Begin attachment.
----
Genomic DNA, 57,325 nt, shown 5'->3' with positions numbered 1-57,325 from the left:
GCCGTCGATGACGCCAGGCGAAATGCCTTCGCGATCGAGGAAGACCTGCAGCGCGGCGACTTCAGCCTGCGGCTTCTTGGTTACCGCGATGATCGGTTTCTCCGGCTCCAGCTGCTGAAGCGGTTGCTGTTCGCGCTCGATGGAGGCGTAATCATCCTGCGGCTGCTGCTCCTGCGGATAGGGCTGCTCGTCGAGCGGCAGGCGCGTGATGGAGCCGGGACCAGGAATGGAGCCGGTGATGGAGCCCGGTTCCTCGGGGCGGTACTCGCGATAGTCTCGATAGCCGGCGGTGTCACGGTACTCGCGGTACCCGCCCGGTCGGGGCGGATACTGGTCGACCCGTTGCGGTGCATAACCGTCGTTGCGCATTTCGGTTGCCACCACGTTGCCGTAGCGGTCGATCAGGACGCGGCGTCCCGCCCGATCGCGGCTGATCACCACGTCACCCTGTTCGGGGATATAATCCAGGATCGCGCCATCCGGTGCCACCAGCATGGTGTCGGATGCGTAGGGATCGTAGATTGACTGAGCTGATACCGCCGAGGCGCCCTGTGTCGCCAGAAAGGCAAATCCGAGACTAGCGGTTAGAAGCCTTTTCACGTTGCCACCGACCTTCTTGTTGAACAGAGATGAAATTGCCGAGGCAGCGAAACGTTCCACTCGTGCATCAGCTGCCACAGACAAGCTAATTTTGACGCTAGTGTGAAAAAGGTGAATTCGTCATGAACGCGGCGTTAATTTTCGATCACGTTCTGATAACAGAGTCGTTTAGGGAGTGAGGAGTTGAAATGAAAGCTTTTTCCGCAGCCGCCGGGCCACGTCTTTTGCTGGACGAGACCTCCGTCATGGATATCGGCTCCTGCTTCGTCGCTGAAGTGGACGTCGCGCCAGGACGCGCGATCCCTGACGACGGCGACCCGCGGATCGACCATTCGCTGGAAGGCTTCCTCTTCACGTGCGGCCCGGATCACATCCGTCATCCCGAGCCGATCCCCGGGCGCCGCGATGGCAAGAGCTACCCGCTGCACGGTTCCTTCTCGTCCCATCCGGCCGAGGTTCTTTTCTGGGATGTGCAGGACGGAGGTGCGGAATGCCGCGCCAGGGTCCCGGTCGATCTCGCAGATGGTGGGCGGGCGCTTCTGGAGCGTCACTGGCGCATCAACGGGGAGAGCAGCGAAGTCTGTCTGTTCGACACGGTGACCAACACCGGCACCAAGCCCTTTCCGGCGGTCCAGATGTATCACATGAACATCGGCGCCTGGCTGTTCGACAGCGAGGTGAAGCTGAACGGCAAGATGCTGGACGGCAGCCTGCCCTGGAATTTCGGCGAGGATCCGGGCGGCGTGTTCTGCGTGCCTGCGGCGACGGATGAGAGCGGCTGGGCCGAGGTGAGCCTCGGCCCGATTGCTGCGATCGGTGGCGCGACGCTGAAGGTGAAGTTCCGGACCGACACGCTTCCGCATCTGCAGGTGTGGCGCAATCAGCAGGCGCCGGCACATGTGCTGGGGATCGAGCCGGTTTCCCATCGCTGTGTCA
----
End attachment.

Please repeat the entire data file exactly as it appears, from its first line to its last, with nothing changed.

Genomic DNA, 57,325 nt, shown 5'->3' with positions numbered 1-57,325 from the left:
GCCGTCGATGACGCCAGGCGAAATGCCTTCGCGATCGAGGAAGACCTGCAGCGCGGCGACTTCAGCCTGCGGCTTCTTGGTTACCGCGATGATCGGTTTCTCCGGCTCCAGCTGCTGAAGCGGTTGCTGTTCGCGCTCGATGGAGGCGTAATCATCCTGCGGCTGCTGCTCCTGCGGATAGGGCTGCTCGTCGAGCGGCAGGCGCGTGATGGAGCCGGGACCAGGAATGGAGCCGGTGATGGAGCCCGGTTCCTCGGGGCGGTACTCGCGATAGTCTCGATAGCCGGCGGTGTCACGGTACTCGCGGTACCCGCCCGGTCGGGGCGGATACTGGTCGACCCGTTGCGGTGCATAACCGTCGTTGCGCATTTCGGTTGCCACCACGTTGCCGTAGCGGTCGATCAGGACGCGGCGTCCCGCCCGATCGCGGCTGATCACCACGTCACCCTGTTCGGGGATATAATCCAGGATCGCGCCATCCGGTGCCACCAGCATGGTGTCGGATGCGTAGGGATCGTAGATTGACTGAGCTGATACCGCCGAGGCGCCCTGTGTCGCCAGAAAGGCAAATCCGAGACTAGCGGTTAGAAGCCTTTTCACGTTGCCACCGACCTTCTTGTTGAACAGAGATGAAATTGCCGAGGCAGCGAAACGTTCCACTCGTGCATCAGCTGCCACAGACAAGCTAATTTTGACGCTAGTGTGAAAAAGGTGAATTCGTCATGAACGCGGCGTTAATTTTCGATCACGTTCTGATAACAGAGTCGTTTAGGGAGTGAGGAGTTGAAATGAAAGCTTTTTCCGCAGCCGCCGGGCCACGTCTTTTGCTGGACGAGACCTCCGTCATGGATATCGGCTCCTGCTTCGTCGCTGAAGTGGACGTCGCGCCAGGACGCGCGATCCCTGACGACGGCGACCCGCGGATCGACCATTCGCTGGAAGGCTTCCTCTTCACGTGCGGCCCGGATCACATCCGTCATCCCGAGCCGATCCCCGGGCGCCGCGATGGCAAGAGCTACCCGCTGCACGGTTCCTTCTCGTCCCATCCGGCCGAGGTTCTTTTCTGGGATGTGCAGGACGGAGGTGCGGAATGCCGCGCCAGGGTCCCGGTCGATCTCGCAGATGGTGGGCGGGCGCTTCTGGAGCGTCACTGGCGCATCAACGGGGAGAGCAGCGAAGTCTGTCTGTTCGACACGGTGACCAACACCGGCACCAAGCCCTTTCCGGCGGTCCAGATGTATCACATGAACATCGGCGCCTGGCTGTTCGACAGCGAGGTGAAGCTGAACGGCAAGATGCTGGACGGCAGCCTGCCCTGGAATTTCGGCGAGGATCCGGGCGGCGTGTTCTGCGTGCCTGCGGCGACGGATGAGAGCGGCTGGGCCGAGGTGAGCCTCGGCCCGATTGCTGCGATCGGTGGCGCGACGCTGAAGGTGAAGTTCCGGACCGACACGCTTCCGCATCTGCAGGTGTGGCGCAATCAGCAGGCGCCGGCACATGTGCTGGGGATCGAGCCGGTTTCCCATCGCTGTGTCA